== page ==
Steve Turner
Former Editor, 5.0 Mustang & Super Fords
December 1, 2000
Photos By: Michael Johnson

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P56170_large 1993_Ford_Mustang Front_ViewP56171_image_largeP56172_large 1993_Ford_Mustang Engine
Believe it or not, John laid down 270 passes with this engine before losing a head gasket. He said a conservative tune-up and meticulous engine construction courtesy of Sean Hyland Motorsport are the keys to its durability. Though the $10,000 custom Accufab intake certainly stands out atop the engine, the engine is short on other unobtanium parts. It runs ported stock heads (fitted with large 38mm intake and 31mm exhaust valves), reground stock cams, motorcycle valve-springs (for max high-rpm durability), Manley rods, and JE pistons. John says it even survived an 11,000-plus-rpm over-rev courtesy of a blown tranny. Try that with a pushrod motor.
P56173_large 1993_Ford_Mustang Interior
Inside, John’s racer is all business. Sheetmetal is everywhere, and the shifter poking up controls a Performance Automatic Powerglide transmission fitted with a 6,500-stall Neal Chance torque converter. Also in the cockpit are a host of Auto Meter gauges and an Auto Meter data-logging system, which is essential for examining what went right or wrong during a pass.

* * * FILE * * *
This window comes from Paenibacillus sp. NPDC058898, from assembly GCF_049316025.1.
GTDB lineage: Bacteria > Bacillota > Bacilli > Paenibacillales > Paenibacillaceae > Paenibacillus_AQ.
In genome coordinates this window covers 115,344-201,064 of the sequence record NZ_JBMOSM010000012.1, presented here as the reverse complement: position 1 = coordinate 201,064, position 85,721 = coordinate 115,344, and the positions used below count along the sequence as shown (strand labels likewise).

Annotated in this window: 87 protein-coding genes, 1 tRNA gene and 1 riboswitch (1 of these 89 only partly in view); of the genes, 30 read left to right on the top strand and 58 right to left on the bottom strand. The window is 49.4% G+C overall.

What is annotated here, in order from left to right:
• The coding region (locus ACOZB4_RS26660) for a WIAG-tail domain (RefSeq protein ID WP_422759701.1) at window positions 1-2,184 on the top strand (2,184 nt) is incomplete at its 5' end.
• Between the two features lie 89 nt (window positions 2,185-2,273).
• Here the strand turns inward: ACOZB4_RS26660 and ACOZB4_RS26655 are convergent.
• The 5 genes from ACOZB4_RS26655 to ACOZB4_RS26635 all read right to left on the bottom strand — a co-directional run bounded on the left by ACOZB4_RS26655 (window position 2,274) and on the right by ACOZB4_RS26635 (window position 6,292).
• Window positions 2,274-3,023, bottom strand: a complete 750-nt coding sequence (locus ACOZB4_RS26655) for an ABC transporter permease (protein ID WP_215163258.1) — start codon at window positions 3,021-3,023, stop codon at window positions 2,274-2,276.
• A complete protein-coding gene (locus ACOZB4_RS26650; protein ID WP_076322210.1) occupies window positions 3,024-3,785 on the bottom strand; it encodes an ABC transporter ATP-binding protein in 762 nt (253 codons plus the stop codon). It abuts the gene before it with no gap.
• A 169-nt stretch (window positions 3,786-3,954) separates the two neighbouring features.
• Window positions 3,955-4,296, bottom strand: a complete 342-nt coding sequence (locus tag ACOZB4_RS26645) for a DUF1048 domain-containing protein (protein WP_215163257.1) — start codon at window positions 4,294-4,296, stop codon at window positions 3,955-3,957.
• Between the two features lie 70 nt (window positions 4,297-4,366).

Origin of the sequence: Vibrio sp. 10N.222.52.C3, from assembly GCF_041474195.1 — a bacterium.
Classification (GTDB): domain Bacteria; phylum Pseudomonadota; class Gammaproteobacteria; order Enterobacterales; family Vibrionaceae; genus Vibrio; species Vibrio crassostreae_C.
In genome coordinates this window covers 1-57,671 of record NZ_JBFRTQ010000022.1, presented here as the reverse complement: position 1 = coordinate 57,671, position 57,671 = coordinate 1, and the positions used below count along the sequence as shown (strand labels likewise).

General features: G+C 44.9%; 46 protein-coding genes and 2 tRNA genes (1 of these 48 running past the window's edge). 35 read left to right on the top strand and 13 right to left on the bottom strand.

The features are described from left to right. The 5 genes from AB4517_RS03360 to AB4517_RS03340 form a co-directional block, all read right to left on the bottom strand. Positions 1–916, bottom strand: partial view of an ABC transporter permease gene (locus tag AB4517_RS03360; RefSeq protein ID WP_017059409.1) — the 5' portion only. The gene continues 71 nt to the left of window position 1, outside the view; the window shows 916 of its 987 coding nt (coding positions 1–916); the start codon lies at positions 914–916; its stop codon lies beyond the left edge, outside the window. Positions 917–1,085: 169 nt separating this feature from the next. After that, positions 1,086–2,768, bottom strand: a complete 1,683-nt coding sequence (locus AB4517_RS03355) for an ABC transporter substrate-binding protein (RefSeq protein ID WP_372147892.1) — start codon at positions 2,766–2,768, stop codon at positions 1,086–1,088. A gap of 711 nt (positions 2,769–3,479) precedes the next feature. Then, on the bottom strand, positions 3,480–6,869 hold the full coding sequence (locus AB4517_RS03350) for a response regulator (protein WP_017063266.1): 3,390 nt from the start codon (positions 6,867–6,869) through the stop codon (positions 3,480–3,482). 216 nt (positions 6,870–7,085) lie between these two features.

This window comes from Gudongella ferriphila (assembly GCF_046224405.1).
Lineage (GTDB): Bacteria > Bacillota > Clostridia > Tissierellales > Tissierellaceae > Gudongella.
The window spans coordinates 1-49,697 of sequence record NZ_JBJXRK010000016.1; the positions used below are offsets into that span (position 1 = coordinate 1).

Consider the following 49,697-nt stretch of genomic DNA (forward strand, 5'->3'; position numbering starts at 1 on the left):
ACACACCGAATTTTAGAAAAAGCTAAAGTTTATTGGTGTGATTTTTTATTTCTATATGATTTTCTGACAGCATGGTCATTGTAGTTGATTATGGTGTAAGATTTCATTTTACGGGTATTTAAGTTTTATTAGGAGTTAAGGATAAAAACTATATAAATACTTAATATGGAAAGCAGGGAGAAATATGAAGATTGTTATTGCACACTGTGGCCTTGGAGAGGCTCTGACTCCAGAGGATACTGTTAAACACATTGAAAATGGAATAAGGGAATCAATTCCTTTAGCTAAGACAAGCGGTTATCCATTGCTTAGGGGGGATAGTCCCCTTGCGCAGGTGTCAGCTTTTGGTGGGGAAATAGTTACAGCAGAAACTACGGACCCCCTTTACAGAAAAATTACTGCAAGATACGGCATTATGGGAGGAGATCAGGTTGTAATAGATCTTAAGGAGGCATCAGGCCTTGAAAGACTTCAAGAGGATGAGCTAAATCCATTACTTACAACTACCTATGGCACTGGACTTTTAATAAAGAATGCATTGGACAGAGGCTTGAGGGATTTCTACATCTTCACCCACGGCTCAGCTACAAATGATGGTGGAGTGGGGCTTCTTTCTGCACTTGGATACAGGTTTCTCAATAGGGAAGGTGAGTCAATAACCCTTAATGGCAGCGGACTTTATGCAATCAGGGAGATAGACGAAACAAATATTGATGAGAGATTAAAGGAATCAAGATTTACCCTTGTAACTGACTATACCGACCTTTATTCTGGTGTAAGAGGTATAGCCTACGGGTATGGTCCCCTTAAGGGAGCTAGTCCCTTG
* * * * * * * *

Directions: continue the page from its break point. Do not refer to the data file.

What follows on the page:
P56174_large 1993_Ford_Mustang Rear_Passenger_Side
This full-tube chassis racer features a fiberglass hood, fiberglass fenders, and a fiberglass trunk lid. These slimming body panels help trim the package down to an anorexic 2,265 pounds. The flyweight chassis rides on Lamb struts up front and Koni shocks in back. Weld wheels hold the rubber at all four corners, and a four-link and anti-roll bar keep the rearend planted.
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If you follow modular Mustang racing, you know the name John Mihovetz. John is the proprietor of Accufab Racing, which whittles out throttle bodies, starters, clutch quadrants, and other goodies out of billet aluminum. You’ve no doubt seen his polished throttle bodies on numerous Mustangs in this magazine. But John is better known for pushing the envelope of 4.6 performance with his ’93 Mustang LX coupe equipped with a Vortech-supercharged Cobra engine.

This car ran low eights, made it in all the magazines, and generally did a good job getting attention for John and his sponsors. However, the car was “just tired,” as John says. Both physically and image-wise, the Fox car was done. As circumstance would have it, Coast High Performance had a bright-red, tube-chassis ’96 Mustang without a place to race. So John fused his reliable engine combination with the 25.1C chassis and shortly turned the modular world on its ear with a 7.99 blast at 170 mph.

Horse Sense: Reliably cranking 29 pounds of boost out of a T-Trim Vortech is no easy task. John Mihovetz is able to do so using a custom billet bracket arrangement, a cog-drive system, and a 55mm Kevlar cog belt. John built the system himself, and it delivered 250 passes without a belt failure. If you want one for your V-1 series Vortech or Paxton Novi 2000, Accufab Racing [(909) 930-1754] sells the kit for $2,500.